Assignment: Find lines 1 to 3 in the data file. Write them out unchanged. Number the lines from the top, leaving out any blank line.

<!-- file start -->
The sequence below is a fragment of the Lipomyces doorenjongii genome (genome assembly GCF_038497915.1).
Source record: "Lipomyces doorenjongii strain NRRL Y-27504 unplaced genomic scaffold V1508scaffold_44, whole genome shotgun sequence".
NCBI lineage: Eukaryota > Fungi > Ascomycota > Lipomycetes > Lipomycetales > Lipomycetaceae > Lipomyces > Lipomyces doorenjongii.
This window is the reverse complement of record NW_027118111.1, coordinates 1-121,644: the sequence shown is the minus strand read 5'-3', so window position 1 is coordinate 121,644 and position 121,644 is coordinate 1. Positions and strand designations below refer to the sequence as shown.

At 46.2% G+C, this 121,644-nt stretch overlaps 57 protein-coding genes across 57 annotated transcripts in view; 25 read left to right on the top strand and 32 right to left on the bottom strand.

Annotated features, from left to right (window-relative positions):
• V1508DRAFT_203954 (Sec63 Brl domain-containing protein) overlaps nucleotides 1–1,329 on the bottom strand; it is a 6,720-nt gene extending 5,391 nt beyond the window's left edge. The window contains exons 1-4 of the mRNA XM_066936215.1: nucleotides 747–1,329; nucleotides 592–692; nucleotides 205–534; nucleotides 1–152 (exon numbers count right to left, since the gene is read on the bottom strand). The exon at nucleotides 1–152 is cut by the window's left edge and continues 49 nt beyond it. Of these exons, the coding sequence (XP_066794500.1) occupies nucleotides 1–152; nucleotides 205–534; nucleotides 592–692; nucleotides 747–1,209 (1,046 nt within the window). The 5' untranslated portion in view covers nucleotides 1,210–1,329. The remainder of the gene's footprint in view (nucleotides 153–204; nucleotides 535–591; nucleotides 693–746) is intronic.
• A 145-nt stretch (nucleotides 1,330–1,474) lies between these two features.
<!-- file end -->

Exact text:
The sequence below is a fragment of the Lipomyces doorenjongii genome (genome assembly GCF_038497915.1).
Source record: "Lipomyces doorenjongii strain NRRL Y-27504 unplaced genomic scaffold V1508scaffold_44, whole genome shotgun sequence".
NCBI lineage: Eukaryota > Fungi > Ascomycota > Lipomycetes > Lipomycetales > Lipomycetaceae > Lipomyces > Lipomyces doorenjongii.